Art or eyesore? Bridgewater's battle over a piece of the Farley Mowat

A rusting hunk of metal from the bow of the Farley Mowat has been erected as public art on a front lawn in Bridgewater. The town wants it gone, but the artist won't budge.

Brian MacNevin is fighting the town's order to remove the sculpture from his front lawn

Brian MacNevin says the sculpture on his Jubilee Road property is in the perfect location. It gets plenty of visitors during the tourist season. (Submitted by Brian MacNevin)

A rusting piece of the Farley Mowat, an abandoned ship that languished for years in Shelburne's harbour, has been given a second chance as public art on a front lawn in Bridgewater.

But the town, like its neighbour further south, just wants the derelict vessel gone. It says the bow of the ship is dangerous and unsightly and it has ordered that it be removed. 

Brian MacNevin, the artist who put it there, is fighting to keep it. 

"Now you have to understand this is well off the street, well onto our property," MacNevin told CBC's Information Morning. "I didn't put that piece out there to create a controversy in terms of, 'What's that piece of junk doing there?'"

Rather, MacNevin said the sculpture is an ode to the controversial Sea Shepherd Conservation Society, which once used the vessel in its anti-sealing efforts. He said it's also a nod to author Farley Mowat, who wrote many of his books in Nova Scotia. 

The sculpture includes a big piece of the ship's bow pierced through the centre with a railroad spike. (Submitted by Brian MacNevin)
The Farley Mowat shown in Shelburne in December, 2015. The ship's former owner was eventually ordered to pay the town $144,000. (CBC)

Bridgewater's mayor doesn't see the connection.

"Those two things have to be separated," said David Mitchell. "Farley Mowat as an author has a different historical significance in Canada than Farley Mowat the boat. And if we look at the history of the Farley Mowat as a vessel, it's not good."

The piece of the ship faces derelict vessels across the LaHave River in Bridgewater, but MacNevin insists that's not the point he's trying to make. (Submitted by Brian MacNevin)

Mitchell pointed to the tens of thousands of dollars in berthing fees the ship racked up during its time in Shelburne, and elsewhere. A judge eventually ordered that former owner Tracy Dodds pay the town $144,000.

Plus, he said the boat was never in Bridgewater so he's not sure why it needs to be remembered there.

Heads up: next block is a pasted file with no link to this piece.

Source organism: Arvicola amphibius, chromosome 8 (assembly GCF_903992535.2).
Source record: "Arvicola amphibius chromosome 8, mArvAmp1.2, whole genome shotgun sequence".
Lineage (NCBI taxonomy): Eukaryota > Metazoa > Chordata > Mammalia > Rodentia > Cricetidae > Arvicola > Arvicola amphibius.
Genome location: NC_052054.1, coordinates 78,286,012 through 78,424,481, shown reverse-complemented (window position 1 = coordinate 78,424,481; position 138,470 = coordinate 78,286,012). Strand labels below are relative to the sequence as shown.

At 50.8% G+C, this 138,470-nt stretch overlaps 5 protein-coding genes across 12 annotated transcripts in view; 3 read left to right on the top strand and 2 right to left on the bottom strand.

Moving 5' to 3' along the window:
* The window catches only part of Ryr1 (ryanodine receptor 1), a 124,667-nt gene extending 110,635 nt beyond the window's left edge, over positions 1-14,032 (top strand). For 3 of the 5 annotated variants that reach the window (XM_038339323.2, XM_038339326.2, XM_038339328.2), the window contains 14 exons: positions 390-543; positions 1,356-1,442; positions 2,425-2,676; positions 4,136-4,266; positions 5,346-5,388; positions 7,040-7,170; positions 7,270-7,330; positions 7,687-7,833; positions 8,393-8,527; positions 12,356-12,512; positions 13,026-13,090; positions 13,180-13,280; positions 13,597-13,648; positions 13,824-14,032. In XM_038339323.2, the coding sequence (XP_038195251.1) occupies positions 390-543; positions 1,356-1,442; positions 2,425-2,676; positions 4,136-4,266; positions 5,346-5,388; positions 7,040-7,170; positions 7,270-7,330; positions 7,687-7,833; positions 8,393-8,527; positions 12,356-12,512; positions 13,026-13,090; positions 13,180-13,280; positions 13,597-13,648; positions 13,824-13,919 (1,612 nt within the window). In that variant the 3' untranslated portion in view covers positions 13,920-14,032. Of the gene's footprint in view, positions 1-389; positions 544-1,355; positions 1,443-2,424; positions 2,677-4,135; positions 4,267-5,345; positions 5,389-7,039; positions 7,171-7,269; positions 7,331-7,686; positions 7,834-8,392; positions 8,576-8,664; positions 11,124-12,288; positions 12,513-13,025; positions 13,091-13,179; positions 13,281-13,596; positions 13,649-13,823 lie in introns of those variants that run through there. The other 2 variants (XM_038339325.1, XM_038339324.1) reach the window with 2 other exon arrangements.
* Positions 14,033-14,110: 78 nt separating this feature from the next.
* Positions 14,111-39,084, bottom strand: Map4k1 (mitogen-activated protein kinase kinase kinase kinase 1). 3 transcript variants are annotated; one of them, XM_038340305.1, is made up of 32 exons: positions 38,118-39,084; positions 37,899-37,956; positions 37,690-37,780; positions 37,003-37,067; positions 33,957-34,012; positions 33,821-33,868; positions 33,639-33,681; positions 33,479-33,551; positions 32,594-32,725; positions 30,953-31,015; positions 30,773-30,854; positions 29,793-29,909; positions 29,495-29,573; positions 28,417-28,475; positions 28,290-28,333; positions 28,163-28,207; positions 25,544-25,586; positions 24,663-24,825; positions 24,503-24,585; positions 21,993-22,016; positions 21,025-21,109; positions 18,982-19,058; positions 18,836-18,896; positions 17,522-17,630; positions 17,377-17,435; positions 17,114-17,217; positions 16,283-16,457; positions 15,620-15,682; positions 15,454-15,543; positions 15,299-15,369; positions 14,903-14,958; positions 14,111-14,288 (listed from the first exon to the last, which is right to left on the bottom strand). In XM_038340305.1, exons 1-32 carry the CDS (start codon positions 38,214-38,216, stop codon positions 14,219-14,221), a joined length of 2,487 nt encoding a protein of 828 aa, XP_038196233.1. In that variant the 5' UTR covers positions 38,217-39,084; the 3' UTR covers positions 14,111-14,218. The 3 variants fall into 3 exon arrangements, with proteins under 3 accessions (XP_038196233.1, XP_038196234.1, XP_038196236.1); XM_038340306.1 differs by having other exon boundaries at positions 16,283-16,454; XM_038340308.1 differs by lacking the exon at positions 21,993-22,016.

MacNevin, the founder of an arts organization called International Current Art Research & Development Institute, has hired a lawyer who will make his case at a town council meeting Tuesday night. 

He's been working on the sculpture for years, and said he spent a total of $900 on the bow, which includes the nameplate. 

MacNevin said he hasn't had a single complaint from his neighbours. In fact, he said most people who stop by to look at it seem intrigued.

Mitchell, meanwhile, has been hearing a different story. He said several people have called or shown up to town hall to register their displeasure.

Making a statement

It's hard to miss the sculpture in front of MacNevin's house on the corner of King Street and Jubilee Road. The rusting bow is pierced in the centre with a giant railroad spike.

But he insists it's not meant to be beautiful, just like a similar structure in Lunenburg — a piece of the Berlin wall that stands right beside the Lunenburg Foundry.

MacNevin and his lawyer have appealed the town's order to remove the structure. They will argue their case at town council on Tuesday evening. (Submitted by Brian MacNevin)

Neither are particularly pleasant to look at but both have a purpose — "it's the memories that it contains and what it points to," said MacNevin.

If he loses his appeal to keep the sculpture, he said he still has options, including sending it to a former Sea Shepherd member in France who's interested.

"But that would be, like, unfortunate for me," he said, "because I really think the Farley Mowat ship, it ended its life on the South Shore of Nova Scotia and Farley Mowat, the writer, wrote his books in Nova Scotia. It's part of our heritage here."

About the Author

Emma Smith

Reporter

Emma Smith is a journalist from B.C. who has covered rural issues and Indigenous communities. Before joining CBC Nova Scotia in 2017, she worked as the editor of a community newspaper. Have a story idea to send her way? Email emma.smith@cbc.ca

With files from CBC Radio's Information Morning

Comments

To encourage thoughtful and respectful conversations, first and last names will appear with each submission to CBC/Radio-Canada's online communities (except in children and youth-oriented communities). Pseudonyms will no longer be permitted.

By submitting a comment, you accept that CBC has the right to reproduce and publish that comment in whole or in part, in any manner CBC chooses. Please note that CBC does not endorse the opinions expressed in comments. Comments on this story are moderated according to our Submission Guidelines. Comments are welcome while open. We reserve the right to close comments at any time.